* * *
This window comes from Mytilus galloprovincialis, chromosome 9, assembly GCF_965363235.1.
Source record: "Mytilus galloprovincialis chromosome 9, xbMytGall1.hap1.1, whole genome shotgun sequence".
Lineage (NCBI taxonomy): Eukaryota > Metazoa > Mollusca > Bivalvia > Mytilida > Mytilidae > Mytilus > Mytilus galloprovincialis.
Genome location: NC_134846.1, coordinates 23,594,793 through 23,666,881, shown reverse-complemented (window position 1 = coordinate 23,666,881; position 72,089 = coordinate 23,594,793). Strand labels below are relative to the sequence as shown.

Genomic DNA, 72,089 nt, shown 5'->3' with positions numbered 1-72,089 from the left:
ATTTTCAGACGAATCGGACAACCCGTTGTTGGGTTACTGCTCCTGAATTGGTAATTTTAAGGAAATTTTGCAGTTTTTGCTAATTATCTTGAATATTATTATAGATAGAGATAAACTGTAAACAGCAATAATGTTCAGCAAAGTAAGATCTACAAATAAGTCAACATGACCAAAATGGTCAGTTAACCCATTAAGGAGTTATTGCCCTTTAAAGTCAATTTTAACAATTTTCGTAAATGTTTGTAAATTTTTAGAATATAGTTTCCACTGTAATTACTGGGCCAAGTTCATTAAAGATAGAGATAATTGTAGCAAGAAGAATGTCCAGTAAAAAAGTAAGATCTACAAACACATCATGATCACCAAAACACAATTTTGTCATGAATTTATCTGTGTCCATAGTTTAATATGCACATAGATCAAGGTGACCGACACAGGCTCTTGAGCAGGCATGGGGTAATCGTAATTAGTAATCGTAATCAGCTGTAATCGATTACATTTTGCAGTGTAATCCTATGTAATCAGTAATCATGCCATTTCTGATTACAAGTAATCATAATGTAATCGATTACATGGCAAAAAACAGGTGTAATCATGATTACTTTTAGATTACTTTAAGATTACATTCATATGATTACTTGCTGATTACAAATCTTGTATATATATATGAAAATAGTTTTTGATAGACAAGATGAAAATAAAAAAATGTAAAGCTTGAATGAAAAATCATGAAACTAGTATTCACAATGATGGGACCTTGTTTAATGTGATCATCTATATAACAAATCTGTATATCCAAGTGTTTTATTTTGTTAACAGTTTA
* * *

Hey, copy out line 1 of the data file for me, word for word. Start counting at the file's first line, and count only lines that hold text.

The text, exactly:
This window comes from Mytilus galloprovincialis, chromosome 9, assembly GCF_965363235.1.